Mitt Romney's comments (here) on marriage, addressing a congregation of the converted (to say the least) as part of what is evidently a pitch to the Christian right voters in the States, shows both him and his party up for what they are.

It's a worrying sign that the same sort of people who want creationism taught in schools as fact, and who distrust atheists more vehemently than any other minority group in the US, according to an oft-quoted University of Minnesota study, still carry this much sway in the thinking of the patrician class of such a world power.

This man could be President, if the strength of feeling that this group evidently harbour against him can be used by the Republicans and translated into votes. Obama's support for free health care, and his modernist views on what marriage is, clearly strike a deep chord of discontent with these people. To parts of the outside world, and certainly to me, his attitudes merely seem human and contemporary, but this evidently marks him out as a socialist; sees him regarded as the worst kind of anti-American scum in some eyes in the country over which he presides.

It already looks absolutely imperative that Obama wins the Presidential election because, if Romney is to be the one standing against him and comes through to win, we could have another George W Bush on our hands. Remember him? The creationist loon who said, and I quote, at Chicago's O'Hare airport in 1987, "...I don't know that atheists should be considered as citizens, nor should they be considered patriots. This is one nation under God."

So he dismissed some of his own countryment, regardless of their feelings for the US. We must all hope we never have another of his kind in the Oval Office, but Romney makes me fear it could be all too soon that we have exactly that.

Sunday, 6 May 2012

And the political wheel turns

So Boris Johnson seems to have won a second term on the basis that he's slightly less unpopular than Ken Livingstone. It was a close run thing with the big two miles clear of everybody else. From the point of view of the mayoral elections, probably more interesting was the fact that in the rest of the country, where major cities were voting on the principal of actually having an elected mayor, all but one rejected the idea. You have to wonder if the experience of Londoners, and the unedifying sight of the major players yelling at each other, had anything to do with how those votes went.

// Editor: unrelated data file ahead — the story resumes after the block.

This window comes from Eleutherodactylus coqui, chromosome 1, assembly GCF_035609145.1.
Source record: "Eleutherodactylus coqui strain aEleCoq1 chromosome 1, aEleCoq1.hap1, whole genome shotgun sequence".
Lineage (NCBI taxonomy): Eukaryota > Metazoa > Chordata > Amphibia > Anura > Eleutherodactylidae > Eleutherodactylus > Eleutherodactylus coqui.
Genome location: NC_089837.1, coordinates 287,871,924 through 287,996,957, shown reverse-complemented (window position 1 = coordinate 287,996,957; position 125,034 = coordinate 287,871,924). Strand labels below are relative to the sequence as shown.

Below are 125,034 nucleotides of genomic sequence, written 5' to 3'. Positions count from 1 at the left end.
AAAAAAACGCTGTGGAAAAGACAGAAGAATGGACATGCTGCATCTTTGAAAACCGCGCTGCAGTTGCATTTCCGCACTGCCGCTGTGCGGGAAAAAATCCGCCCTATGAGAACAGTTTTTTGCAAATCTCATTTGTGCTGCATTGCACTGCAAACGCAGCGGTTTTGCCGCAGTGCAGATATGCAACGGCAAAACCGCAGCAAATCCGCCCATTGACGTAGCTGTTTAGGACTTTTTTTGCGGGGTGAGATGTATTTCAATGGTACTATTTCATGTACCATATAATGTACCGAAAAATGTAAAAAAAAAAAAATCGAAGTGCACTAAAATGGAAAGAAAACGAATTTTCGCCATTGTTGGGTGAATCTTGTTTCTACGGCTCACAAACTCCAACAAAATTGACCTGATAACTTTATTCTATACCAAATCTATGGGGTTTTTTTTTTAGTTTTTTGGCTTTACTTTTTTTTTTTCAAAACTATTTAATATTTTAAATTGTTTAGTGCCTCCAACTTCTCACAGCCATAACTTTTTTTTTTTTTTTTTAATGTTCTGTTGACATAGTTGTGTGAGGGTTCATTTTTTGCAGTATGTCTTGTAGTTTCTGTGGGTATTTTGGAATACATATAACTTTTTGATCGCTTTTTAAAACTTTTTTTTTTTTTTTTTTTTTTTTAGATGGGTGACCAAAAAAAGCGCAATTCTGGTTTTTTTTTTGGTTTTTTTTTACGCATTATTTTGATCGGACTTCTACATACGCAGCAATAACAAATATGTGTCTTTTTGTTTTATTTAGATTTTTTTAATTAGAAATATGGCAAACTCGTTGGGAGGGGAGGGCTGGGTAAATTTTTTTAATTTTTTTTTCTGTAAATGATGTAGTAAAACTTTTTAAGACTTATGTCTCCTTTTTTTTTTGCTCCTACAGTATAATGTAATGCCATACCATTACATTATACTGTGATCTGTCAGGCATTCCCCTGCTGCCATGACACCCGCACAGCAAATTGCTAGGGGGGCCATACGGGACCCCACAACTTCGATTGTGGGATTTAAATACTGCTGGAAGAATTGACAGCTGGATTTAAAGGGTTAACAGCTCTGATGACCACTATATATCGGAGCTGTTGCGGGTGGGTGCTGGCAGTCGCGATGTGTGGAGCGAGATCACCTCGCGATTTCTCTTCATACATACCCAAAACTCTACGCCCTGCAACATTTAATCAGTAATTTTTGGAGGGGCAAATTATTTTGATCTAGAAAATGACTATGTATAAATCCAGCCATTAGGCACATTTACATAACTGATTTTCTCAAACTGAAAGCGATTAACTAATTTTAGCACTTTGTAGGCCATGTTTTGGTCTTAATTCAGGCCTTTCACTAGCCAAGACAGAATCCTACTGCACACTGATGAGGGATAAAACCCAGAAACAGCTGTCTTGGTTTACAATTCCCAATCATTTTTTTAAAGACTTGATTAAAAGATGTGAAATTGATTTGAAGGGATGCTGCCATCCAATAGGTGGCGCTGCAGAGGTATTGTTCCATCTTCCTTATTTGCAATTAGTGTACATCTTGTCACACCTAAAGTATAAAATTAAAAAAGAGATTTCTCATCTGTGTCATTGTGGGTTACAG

On local councils, the usual mid-governmental term took effect, with whoever's in opposition kicking the governing party's arse, as is often the case. (Or arses in this case, as it's the Lib Dems, beginning to reap what they sowed, whose rear end has been most comprehensively reddened this time round.) It's difficult to know if this represents a genuine rejection of the policy of cuts that are biting so deeply or is merely the standard response to an unpopular government. As all governments seem to be unpopular mid-term, we'll probably have to wait for a general election to see this play itself out to a conclusion. Or at least, the conclusion of a single rotation of this political wheel.

In the meantime, the best we London residents can hope for is that Boris continues to not do too much damage. Livingstone suggested that, in winning the mayoral election, Johnson has also settled the next Tory leadership battle. But with his four-year term certain to run beyond the next general election, I'm not sure how that's possible. Livingstone, just as he did with the tone of his campaign, got that one wrong I think.